Together, these researchers will develop a broadband high frequency magnetic resonance spectrometer with the frequency ranging from 1 to 330 GHz between liquid helium and room temperature.  This will be the first magnetic resonance spectrometer in the 100’s GHz at a shared user facility in the Midwest region, and will significantly strengthen and expand the investigation of novel fundamental phenomena and the development of paradigm-changing technologies for researchers within The Ohio State University and from across the Midwest region.

Congratulations to Professor Fengyuan Yang on this NSF MRI award!

For more information, see the College of Engineering’s full story: https://engineering.osu.edu/news/2016/09/nsf-award-funds-novel-magnetic-resonance-research 

CEMAS Digital Theater Renamed OSU-FEI Electron Microscopy Collaboratory

The Center for Electron Microscopy and Analysis (CEMAS) hosted an event on Monday, June 13th, to dedicate and thank FEI Company for their continued support in developing the new digital learning environment. The digital theater is an electron microscopy training feature unique to CEMAS and the cornerstone of the facility’s commitment to providing full-service microscopy services to business and academia.

McComb Rice Kania

CEMAS Director David McComb, Vice President of FEI Company Materials Science Business Unit Trisha Rice, and CEO of FEI Company Don Kania with the plaque dedicating the digital theater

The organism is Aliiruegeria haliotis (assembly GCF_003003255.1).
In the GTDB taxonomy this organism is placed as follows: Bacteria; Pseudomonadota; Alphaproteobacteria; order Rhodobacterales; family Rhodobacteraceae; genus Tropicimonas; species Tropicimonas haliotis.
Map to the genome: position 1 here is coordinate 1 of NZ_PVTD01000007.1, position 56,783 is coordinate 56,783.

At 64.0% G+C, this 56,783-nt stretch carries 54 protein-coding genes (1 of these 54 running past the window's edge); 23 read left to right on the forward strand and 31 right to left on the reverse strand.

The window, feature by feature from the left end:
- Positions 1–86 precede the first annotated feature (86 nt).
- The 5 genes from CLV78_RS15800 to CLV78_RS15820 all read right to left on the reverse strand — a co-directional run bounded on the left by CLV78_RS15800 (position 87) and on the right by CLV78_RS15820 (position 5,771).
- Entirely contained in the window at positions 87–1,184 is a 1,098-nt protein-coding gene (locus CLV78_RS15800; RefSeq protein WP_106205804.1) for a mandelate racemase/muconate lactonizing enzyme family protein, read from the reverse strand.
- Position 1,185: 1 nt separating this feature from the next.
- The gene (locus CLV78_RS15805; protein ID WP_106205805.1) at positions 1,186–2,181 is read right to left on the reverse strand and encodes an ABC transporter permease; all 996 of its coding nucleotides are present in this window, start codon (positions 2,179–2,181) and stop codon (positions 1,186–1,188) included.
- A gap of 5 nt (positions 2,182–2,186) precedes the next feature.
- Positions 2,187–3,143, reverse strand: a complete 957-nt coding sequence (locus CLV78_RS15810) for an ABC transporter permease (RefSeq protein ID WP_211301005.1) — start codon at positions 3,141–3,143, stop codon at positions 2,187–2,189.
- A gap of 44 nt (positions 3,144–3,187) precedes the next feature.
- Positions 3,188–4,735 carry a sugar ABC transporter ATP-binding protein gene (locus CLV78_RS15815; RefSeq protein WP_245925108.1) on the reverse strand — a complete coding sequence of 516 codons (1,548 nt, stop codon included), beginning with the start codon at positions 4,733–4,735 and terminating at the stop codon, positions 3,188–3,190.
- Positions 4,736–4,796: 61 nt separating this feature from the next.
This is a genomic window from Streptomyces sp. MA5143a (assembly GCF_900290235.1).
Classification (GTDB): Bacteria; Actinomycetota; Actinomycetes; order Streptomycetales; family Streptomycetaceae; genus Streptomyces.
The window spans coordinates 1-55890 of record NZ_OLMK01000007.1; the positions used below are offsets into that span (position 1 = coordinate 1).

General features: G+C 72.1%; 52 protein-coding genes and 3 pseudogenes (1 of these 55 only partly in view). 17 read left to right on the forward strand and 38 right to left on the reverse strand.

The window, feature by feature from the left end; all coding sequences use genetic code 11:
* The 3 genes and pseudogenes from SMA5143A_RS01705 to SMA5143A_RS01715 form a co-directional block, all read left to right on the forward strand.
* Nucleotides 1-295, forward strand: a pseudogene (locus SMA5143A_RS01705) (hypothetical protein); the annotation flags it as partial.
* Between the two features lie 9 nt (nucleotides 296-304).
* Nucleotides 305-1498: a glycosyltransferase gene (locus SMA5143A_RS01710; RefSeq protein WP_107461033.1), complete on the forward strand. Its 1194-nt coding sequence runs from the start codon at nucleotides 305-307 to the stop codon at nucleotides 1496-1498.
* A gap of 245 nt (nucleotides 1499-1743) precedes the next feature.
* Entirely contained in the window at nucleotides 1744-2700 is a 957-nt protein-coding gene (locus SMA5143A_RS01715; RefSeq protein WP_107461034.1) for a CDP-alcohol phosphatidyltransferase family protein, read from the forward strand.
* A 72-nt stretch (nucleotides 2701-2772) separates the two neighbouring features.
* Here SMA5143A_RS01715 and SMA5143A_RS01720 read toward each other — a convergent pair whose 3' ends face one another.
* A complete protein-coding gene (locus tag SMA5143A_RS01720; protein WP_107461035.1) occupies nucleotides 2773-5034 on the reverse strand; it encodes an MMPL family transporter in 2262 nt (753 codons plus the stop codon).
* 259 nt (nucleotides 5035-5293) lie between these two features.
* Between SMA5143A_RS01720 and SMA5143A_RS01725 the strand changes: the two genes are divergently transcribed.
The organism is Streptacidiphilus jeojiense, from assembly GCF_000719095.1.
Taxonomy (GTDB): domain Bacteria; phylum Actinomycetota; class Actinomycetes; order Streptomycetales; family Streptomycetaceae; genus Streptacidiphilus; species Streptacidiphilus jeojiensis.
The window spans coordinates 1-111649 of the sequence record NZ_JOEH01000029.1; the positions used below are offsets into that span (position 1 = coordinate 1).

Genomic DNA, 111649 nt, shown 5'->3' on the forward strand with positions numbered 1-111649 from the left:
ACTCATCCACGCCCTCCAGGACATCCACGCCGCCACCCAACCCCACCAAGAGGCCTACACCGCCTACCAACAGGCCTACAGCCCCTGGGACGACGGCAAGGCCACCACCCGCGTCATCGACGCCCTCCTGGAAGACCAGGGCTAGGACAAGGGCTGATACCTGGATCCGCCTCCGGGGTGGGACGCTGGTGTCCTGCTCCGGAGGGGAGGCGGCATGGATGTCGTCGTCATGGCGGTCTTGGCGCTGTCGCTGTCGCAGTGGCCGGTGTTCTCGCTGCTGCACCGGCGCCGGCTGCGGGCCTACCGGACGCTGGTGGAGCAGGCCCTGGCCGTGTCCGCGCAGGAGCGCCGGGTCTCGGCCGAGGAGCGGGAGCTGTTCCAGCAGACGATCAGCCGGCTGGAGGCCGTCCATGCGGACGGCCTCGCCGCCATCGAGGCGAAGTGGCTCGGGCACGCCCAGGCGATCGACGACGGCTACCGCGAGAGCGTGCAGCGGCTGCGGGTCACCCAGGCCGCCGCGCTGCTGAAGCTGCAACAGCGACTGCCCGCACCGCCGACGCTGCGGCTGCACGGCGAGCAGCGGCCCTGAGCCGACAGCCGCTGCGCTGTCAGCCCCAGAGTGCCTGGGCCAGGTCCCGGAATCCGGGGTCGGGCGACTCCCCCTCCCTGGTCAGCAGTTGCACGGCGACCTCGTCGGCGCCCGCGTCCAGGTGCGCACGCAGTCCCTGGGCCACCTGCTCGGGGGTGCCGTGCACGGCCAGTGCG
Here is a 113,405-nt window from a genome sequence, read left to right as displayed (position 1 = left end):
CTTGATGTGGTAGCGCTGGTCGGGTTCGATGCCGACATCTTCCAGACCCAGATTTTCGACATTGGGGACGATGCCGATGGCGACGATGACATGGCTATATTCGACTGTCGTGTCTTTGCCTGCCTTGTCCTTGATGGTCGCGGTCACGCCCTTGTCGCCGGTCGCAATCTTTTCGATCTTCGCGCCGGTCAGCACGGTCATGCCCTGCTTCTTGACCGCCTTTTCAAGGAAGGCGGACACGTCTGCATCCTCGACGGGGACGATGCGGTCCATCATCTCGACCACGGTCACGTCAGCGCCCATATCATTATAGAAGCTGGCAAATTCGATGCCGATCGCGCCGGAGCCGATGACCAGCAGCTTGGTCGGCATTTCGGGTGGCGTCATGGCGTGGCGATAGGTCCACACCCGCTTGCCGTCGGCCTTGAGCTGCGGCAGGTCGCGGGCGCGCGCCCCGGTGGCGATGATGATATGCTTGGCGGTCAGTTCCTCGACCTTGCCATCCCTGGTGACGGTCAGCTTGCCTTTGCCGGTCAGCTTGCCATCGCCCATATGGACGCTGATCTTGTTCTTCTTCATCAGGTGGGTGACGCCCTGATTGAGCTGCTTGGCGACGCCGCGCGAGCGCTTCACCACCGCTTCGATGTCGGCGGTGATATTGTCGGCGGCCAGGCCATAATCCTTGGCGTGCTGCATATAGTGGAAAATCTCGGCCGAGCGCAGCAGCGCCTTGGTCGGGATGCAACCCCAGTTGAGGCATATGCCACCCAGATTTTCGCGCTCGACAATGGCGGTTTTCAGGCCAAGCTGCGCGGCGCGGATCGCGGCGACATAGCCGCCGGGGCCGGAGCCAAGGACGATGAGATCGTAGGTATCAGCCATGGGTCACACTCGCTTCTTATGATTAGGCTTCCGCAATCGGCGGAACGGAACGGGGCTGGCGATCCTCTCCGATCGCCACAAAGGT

This digital environment, now named the Ohio State – FEI Electron Microscopy Collaboratory, reflects the efforts of CEMAS and FEI Company to expand the accessibility of electron microscopy to students, researchers, and industrial partners. During this event, a plaque celebrating FEI Company’s contributions to this collaboratory was unveiled, which is now permanently placed within the Electron Microscopy Collaboratory. Opening remarks were given by Ohio State’s Vice President for Research, Caroline Whitacre;  Dean of the College of Engineering, David Williams; the CEO of FEI Company, Don Kania; and the Director of CEMAS, David McComb.

 

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About the OSU-FEI Electron Microscopy Colalboratory

World-class microscopy education in the theory of electron microscopy and all aspects of its use and operation is also available at CEMAS, both in-house and remotely, through our digital theater. Students have live access to CEMAS instruments in real time within a state-of-the-art classroom environment to meet every microscopy training need. Video wall technology provides multiple display screens and projectors, allowing simultaneous display of microscope controls, microscope outputs and lecture slides. Students and lecturers can interact with and operate electron and ion microscopes from within the digital theater in a live, seamless manner – as if one were sitting in front of the instrument. Control of the microscope can be transferred to members of the audience using wired and wireless connectivity.
The microscopes can also be shared with students and researchers at geographically distant locations. Remote operation capabilities connect directly to the 100 Gb/s Ohio OARnet network, providing a unique opportunity for remote teaching and research to partners across the state of Ohio. CEMAS is pioneering the practical application of this
technology for research and training of the next generation of electron microscopy specialists, providing an environment to facilitate world-class collaborative research, and maximizing productivity while minimizing economic and environmental impact. This remote electron microscopy collaboratory system has been installed at the University of Dayton,
The Ohio State University’s Wooster campus and the Air Force Research Laboratory at Wright-Patterson Air Force Base (Dayton), with additional locations planned for the near future.

 

 

For more information about the collaboratory, CEMAS, and its services, visit:

https://cemas.osu.edu/